Ten perfect fingers, ten perfect toes, two liquid pools of ink black eyes, and one tiny peaked nose. I do the count mentally, checking off the list in my head.
The pregnancy had been long, arduous, and worrisome. Early cramping and later spotting blood sent everyone around me into a panic. My mother had been the first card to fall. Eyebrows knitting, hands wringing, she had sat me down and concern-voiced her fears. Then came my mother-in-law. Her usual chipper facade exchanged for this new haggard, white-haired model.
To quieten them, I had gone to the hospital, fully expecting a condescending pat on the hand, and to be sent home as a trifling issue. Instead, I was met with a parade of furrowed professional brows, and white-coated, clip-boarded tut-tutting.
With only a month till my due date, tests were rushed, endless vials of blood drawn, commands of complete bed rest issued, and admission forms filled in. Dire warnings of foetal damage, of potential death, reverberated through the halls.
The final days of my confinement have been served in the white-walled, bleach-soaked cell of my hospital room. Unable to move further than the doorway to my cell without the nurse-guard escorting me back, I quickly retreated into the soporific hypnotism of daytime television.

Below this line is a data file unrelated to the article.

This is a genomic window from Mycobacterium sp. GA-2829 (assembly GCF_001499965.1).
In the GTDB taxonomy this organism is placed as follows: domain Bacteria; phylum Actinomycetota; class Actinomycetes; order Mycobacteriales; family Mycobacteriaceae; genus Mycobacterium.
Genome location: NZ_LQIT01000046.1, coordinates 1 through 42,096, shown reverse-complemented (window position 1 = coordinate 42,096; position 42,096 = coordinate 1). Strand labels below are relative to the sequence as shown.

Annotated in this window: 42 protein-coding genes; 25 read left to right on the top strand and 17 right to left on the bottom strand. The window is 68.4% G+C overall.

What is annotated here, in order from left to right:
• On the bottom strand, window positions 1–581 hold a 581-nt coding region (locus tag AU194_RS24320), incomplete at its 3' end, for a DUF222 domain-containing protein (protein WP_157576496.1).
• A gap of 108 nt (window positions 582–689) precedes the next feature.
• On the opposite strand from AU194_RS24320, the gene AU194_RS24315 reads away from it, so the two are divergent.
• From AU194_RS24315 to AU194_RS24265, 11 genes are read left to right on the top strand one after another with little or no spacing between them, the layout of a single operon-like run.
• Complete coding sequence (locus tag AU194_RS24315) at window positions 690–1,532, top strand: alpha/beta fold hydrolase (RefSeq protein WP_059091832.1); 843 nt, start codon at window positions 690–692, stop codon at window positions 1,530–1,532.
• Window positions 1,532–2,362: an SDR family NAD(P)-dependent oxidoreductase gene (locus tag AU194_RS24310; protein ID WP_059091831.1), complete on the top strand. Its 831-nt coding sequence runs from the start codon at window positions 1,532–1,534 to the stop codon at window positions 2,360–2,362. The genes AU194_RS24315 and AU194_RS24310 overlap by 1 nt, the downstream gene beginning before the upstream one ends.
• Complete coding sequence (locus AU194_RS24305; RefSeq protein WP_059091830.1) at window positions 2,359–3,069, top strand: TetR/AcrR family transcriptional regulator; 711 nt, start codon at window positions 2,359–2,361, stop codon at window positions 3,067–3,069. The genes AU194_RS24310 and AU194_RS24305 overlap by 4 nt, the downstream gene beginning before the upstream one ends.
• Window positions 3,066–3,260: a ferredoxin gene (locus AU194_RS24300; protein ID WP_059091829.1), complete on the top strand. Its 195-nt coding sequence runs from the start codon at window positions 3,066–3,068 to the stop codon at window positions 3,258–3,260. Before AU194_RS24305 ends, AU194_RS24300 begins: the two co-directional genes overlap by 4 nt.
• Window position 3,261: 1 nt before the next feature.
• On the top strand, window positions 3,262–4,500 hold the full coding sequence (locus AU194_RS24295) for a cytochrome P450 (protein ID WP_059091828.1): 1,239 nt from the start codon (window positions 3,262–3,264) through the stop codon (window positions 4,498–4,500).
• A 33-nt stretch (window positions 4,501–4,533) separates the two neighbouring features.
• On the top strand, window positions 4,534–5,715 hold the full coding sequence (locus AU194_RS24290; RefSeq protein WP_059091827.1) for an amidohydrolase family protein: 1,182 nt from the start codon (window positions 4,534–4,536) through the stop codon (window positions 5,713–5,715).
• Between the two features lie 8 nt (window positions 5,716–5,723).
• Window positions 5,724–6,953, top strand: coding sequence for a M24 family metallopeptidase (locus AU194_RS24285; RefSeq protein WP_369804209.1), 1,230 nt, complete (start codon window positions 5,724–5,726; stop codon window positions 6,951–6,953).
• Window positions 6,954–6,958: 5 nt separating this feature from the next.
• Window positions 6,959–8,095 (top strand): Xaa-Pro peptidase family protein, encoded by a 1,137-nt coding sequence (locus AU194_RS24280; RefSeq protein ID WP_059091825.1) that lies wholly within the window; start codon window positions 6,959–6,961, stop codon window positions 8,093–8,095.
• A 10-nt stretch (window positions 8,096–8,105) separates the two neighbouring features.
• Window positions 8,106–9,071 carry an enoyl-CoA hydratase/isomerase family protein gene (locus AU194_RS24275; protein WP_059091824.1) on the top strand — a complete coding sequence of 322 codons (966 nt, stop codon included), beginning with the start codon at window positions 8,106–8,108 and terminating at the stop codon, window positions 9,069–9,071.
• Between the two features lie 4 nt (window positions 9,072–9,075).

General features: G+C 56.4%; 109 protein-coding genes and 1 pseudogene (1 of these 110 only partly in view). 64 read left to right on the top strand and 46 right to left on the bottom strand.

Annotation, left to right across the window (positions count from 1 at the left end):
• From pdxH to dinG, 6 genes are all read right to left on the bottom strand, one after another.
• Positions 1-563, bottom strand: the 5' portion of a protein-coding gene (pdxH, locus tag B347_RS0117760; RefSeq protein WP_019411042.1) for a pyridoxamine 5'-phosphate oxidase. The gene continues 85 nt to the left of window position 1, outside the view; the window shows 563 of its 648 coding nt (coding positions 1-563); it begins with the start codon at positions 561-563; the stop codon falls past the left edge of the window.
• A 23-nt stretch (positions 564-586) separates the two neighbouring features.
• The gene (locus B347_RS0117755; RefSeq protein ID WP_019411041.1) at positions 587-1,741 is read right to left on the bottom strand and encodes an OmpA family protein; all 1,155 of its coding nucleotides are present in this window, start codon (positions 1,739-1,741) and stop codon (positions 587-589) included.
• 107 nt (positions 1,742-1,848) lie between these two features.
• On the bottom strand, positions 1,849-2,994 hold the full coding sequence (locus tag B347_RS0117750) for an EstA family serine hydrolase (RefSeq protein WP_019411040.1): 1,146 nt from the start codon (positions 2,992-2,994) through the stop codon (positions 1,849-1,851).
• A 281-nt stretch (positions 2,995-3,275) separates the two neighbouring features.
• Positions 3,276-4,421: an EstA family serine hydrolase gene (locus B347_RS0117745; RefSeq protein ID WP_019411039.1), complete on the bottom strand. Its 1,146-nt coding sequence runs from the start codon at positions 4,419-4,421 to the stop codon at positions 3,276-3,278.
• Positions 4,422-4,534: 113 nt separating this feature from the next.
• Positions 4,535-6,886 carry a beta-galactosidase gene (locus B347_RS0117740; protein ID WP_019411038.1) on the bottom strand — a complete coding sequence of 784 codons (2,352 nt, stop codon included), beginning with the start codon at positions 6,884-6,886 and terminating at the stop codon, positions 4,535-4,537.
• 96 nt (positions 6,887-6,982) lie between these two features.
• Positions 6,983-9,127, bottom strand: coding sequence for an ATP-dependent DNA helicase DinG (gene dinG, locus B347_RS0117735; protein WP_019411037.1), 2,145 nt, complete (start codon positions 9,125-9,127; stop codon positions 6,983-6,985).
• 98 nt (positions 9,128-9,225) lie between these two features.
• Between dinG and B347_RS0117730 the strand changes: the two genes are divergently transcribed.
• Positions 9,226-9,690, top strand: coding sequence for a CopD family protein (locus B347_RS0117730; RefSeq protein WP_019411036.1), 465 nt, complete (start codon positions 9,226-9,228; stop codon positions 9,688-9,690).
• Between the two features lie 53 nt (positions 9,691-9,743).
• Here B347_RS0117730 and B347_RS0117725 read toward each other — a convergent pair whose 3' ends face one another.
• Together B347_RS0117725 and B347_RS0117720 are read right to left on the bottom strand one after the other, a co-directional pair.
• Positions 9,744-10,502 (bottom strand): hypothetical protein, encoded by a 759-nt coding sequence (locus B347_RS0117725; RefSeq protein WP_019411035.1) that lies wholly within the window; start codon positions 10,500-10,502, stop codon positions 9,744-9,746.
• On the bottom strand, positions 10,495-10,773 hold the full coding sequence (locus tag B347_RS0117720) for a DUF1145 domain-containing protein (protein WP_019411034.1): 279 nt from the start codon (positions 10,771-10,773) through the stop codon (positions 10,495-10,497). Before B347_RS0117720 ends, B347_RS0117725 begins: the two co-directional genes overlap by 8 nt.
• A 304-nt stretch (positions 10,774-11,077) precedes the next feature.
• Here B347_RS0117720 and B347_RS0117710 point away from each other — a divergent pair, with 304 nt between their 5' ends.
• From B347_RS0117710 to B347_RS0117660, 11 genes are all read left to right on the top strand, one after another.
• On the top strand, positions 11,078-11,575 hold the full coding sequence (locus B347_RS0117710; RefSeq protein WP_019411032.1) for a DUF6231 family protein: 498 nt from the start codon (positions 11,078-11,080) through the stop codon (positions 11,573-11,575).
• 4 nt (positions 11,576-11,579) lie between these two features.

Each passing hour has been notched on the walls of my imagination, accumulating gradually till my release date. As the first pangs of contractions begin, I know I will soon be free.
It is a quick process, no laboured labour for me. The pain builds until I know I cannot endure another second without medication. The midwife shrieks her delight at the crowning head of my baby, and I find strength and determination in some deep well I never knew existed within my psyche.
First the head, then one shoulder, and then the next. He comes slipping, slithery and slimy into the world. My son, my beautiful baby boy. He is laid on my chest and I do the mental count. Fingers. Toes. Eyes. Nose.
The day passes in a haze of love, the gut-punching strength of which I have never known before. How is this small, soft bundle of fragile flesh able to hold such command over me?
A new nurse enters to take up her shift. Charts are checked, temperature, blood pressure and heart rate examined. She bends to see the new beating heart that exists outside my body, my tightly swaddled gurgling love.
“Oh!” she exclaims, “what a beautiful chocolate baby you have!” and my heart quakes and cracks a little. Is this the future for my child?